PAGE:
Just before sunset at the Abacoa Golf Club in Jupiter, Fla., on April 21, Chris Norton and Emily Summers exchanged their wedding vows and nearly identical white gold rings. Almost 200 guests watched tearfully as they then prepared to take the 7-yard walk down the aisle as a married couple.
They took in the moment as every bride and groom does, but for them it was extra special because it’s something Norton thought would always just be a mere fantasy. For the past seven years, 26-year-old Norton has been confined to a wheelchair after a football accident left him paralyzed from the neck down.
As Summers leaned down, she wrapped her arms around her husband and used all of her strength to pick up him out of his wheelchair.
Together, the newlyweds slowly made their way 7-yards down the aisle — a goal they had been working towards for years.
“The accident brought me to her,” Norton, of Port St. Lucie, tells PEOPLE in this week’s issue, “and that is the biggest blessing.”
The Day His Life Changed Forever
It was on October 16, 2010, just six weeks into Norton’s freshman year at Luther College in Decorah, Iowa, when he was on the football field for a game against Central College. In the third quarter, he mistimed a play — one that he had been trained to do thousands of times before — which caused the 18-year-old to suffer a spinal cord injury.
Lying on the ground he remembers feeling like “someone had turned the power off to my body,” he says, while the entire stadium fell silent. “I’m trying to push [myself up] off the ground, but nothing’s working. I prayed to God to please let me just get up and walk off the field.”
After being airlifted to the Mayo Clinic in Rochester, Minnesota, he was told that he had fractured his C3-C4 vertebrae and had a three percent chance of ever moving anything below his neck ever again.
Watch the full episode of Chris Norton: Overcoming Paralysis One Step At A Time, streaming now on PeopleTV.com, or download the PeopleTV app on your favorite device.
“I wasn’t going to accept that,” he says, firmly. “I was going to be part of that three percent.”
After a year of grueling rehabilitation, with his tight-knit family never leaving his side, Norton began to regain some strength and was able to return to college as a sophomore in August 2011.
Just one year later, in 2012, he started the Chris Norton Foundation, which has since raised over $800,000 for people with spinal cord injuries.
When he got back to school, Norton’s biggest struggles and fears weren’t just caused by his physical limitations. He wondered if he’d ever find his “dream girl” who would want to spend her life with him.
“I wanted to be a dad and have a wife,” says Norton. “But I didn’t want to burden somebody with everything I needed.”
After dating a few women who he didn’t have a strong connection with he decided to give online dating a try.
It wasn’t long after setting up that profile in August 2013, that he matched with Emily Summers, who was studying at Iowa State University and, like Norton, had been raised in a close-knit family with a strong Christian faith.
“I was waiting for that girl who made me feel alive and someone I wanted to spend the rest of my life with,” he says, “and then here comes Emily. I knew she was on the one.”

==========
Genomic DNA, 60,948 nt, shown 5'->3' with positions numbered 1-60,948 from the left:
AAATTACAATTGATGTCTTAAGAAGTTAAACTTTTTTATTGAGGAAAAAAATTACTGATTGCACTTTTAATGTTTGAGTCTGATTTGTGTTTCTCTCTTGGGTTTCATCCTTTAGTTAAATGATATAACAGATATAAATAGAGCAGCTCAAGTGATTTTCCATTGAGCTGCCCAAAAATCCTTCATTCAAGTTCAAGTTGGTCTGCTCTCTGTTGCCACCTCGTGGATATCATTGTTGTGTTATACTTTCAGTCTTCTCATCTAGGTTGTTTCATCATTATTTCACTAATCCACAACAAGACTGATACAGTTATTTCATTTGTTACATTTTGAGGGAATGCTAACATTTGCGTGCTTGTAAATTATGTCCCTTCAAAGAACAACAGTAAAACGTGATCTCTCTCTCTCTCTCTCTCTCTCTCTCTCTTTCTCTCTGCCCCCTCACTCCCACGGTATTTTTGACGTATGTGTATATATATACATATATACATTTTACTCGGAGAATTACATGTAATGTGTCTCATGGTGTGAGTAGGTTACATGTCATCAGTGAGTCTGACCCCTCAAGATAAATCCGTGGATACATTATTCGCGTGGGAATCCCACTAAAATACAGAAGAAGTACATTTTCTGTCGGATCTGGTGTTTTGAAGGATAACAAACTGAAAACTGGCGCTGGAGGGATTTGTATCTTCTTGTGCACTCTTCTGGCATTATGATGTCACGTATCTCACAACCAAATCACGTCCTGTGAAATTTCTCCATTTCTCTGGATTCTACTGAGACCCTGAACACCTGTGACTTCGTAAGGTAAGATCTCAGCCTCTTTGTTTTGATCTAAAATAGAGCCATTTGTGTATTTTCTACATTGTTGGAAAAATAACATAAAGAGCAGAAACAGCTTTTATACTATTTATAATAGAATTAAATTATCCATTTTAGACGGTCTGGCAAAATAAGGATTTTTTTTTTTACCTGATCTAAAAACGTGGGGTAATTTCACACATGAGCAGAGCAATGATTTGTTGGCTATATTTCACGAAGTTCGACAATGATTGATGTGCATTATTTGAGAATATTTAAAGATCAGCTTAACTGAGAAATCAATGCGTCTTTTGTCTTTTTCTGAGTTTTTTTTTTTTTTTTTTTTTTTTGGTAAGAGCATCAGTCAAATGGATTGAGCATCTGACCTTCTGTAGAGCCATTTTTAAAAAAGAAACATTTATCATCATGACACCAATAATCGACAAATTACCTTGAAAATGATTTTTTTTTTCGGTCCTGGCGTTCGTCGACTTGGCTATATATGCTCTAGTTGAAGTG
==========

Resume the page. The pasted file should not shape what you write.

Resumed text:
Drawn to her compassion, beauty and hard work ethic, he saw that she didn’t even notice his wheelchair. And for 25-year-old Summers, the connection was just as immediate and strong.
“I was extremely drawn to him and his story,” she says, “and how he wasn’t just going to give up. That’s how we first connected.”
Over the next month, Summers says she began to realize that “no matter what, things were going to be okay with him.”
In It Together And Forever
It also didn’t take long for Norton to express to Summers that he wanted to become physically strong enough to make his way across the stage at his college graduation in May 2015.
Summers, who worked for a group home for abused youth, put all of her obligations to the side, did research and heard about the Barwis Method in Plymouth, Michigan, a facility for injured athletes in Plymouth, Mich.
“It was incredible to see how motivated he was,” she says. “When he sets his mind to something, he does it. That’s why I fell in love with him.”
The night before the walk, Norton proposed and the next morning as an engaged couple they walked across the stage together as 3,000 people cheered them on. That video was seen by more than 300 million people around the world.
“The walk wouldn’t have been possible without Emily, literally and figuratively,” he says.
Their Next Goal
Norton and Summers decided then and there that they’re were going to set their next goal: To walk down the aisle at their wedding.
At the same time, the couple are also raising five foster children — something Summers has always wanted to do — who are all under the age of eight.
“What I love about Emily is that she has the biggest heart in the world,” says Norton, who works full time as motivational speaker. “She has so much compassion and empathy.”
While training for the walk, Fotolanthropy, a non-profit organization that celebrates stories of hope of those who have defied odds, started to work on a documentary about Norton, Summers, and their ambitious goal to make it down the aisle. The organization needs $250,000 to finish the film and already raised over $111,000. At the wedding, they were there to document every moment of the day.
The newly married couple wants to continue to “give people hope and inspiration that they can overcome anything they’re going through,” Norton says.
He adds: “There have been a lot of moments where we’ve struggled. But anything is possible if we don’t give up. We want to be an example that life can be remarkable. I’m so blessed and happy with where I am.”
This story originally appeared on PEOPLE.